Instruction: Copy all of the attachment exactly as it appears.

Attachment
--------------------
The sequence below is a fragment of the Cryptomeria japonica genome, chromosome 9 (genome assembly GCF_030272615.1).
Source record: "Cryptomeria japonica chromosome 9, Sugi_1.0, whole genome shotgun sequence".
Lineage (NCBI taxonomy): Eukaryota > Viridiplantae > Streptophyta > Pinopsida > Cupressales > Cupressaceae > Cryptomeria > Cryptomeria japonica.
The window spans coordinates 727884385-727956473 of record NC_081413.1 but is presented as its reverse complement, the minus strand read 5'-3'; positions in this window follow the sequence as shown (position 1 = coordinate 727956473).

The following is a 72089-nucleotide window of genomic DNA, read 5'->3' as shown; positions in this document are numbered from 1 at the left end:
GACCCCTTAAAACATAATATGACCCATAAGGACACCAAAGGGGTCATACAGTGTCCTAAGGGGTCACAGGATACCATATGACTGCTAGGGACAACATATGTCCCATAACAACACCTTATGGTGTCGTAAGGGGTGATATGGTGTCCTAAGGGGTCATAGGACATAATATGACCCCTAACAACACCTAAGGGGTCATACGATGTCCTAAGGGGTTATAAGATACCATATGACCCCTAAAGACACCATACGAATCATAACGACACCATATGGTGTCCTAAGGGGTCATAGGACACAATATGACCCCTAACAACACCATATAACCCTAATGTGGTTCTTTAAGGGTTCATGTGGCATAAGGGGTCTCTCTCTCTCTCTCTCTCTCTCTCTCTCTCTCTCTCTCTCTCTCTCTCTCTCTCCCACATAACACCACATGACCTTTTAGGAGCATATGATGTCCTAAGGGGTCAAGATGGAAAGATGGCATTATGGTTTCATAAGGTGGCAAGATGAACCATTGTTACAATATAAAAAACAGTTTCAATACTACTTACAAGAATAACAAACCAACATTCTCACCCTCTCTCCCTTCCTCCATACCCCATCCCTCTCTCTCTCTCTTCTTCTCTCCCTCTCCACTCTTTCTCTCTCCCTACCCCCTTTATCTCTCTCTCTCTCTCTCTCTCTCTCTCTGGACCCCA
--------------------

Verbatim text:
The sequence below is a fragment of the Cryptomeria japonica genome, chromosome 9 (genome assembly GCF_030272615.1).
Source record: "Cryptomeria japonica chromosome 9, Sugi_1.0, whole genome shotgun sequence".
Lineage (NCBI taxonomy): Eukaryota > Viridiplantae > Streptophyta > Pinopsida > Cupressales > Cupressaceae > Cryptomeria > Cryptomeria japonica.
The window spans coordinates 727884385-727956473 of record NC_081413.1 but is presented as its reverse complement, the minus strand read 5'-3'; positions in this window follow the sequence as shown (position 1 = coordinate 727956473).

The following is a 72089-nucleotide window of genomic DNA, read 5'->3' as shown; positions in this document are numbered from 1 at the left end:
GACCCCTTAAAACATAATATGACCCATAAGGACACCAAAGGGGTCATACAGTGTCCTAAGGGGTCACAGGATACCATATGACTGCTAGGGACAACATATGTCCCATAACAACACCTTATGGTGTCGTAAGGGGTGATATGGTGTCCTAAGGGGTCATAGGACATAATATGACCCCTAACAACACCTAAGGGGTCATACGATGTCCTAAGGGGTTATAAGATACCATATGACCCCTAAAGACACCATACGAATCATAACGACACCATATGGTGTCCTAAGGGGTCATAGGACACAATATGACCCCTAACAACACCATATAACCCTAATGTGGTTCTTTAAGGGTTCATGTGGCATAAGGGGTCTCTCTCTCTCTCTCTCTCTCTCTCTCTCTCTCTCTCTCTCTCTCTCTCTCTCTCCCACATAACACCACATGACCTTTTAGGAGCATATGATGTCCTAAGGGGTCAAGATGGAAAGATGGCATTATGGTTTCATAAGGTGGCAAGATGAACCATTGTTACAATATAAAAAACAGTTTCAATACTACTTACAAGAATAACAAACCAACATTCTCACCCTCTCTCCCTTCCTCCATACCCCATCCCTCTCTCTCTCTCTTCTTCTCTCCCTCTCCACTCTTTCTCTCTCCCTACCCCCTTTATCTCTCTCTCTCTCTCTCTCTCTCTCTCTGGACCCCA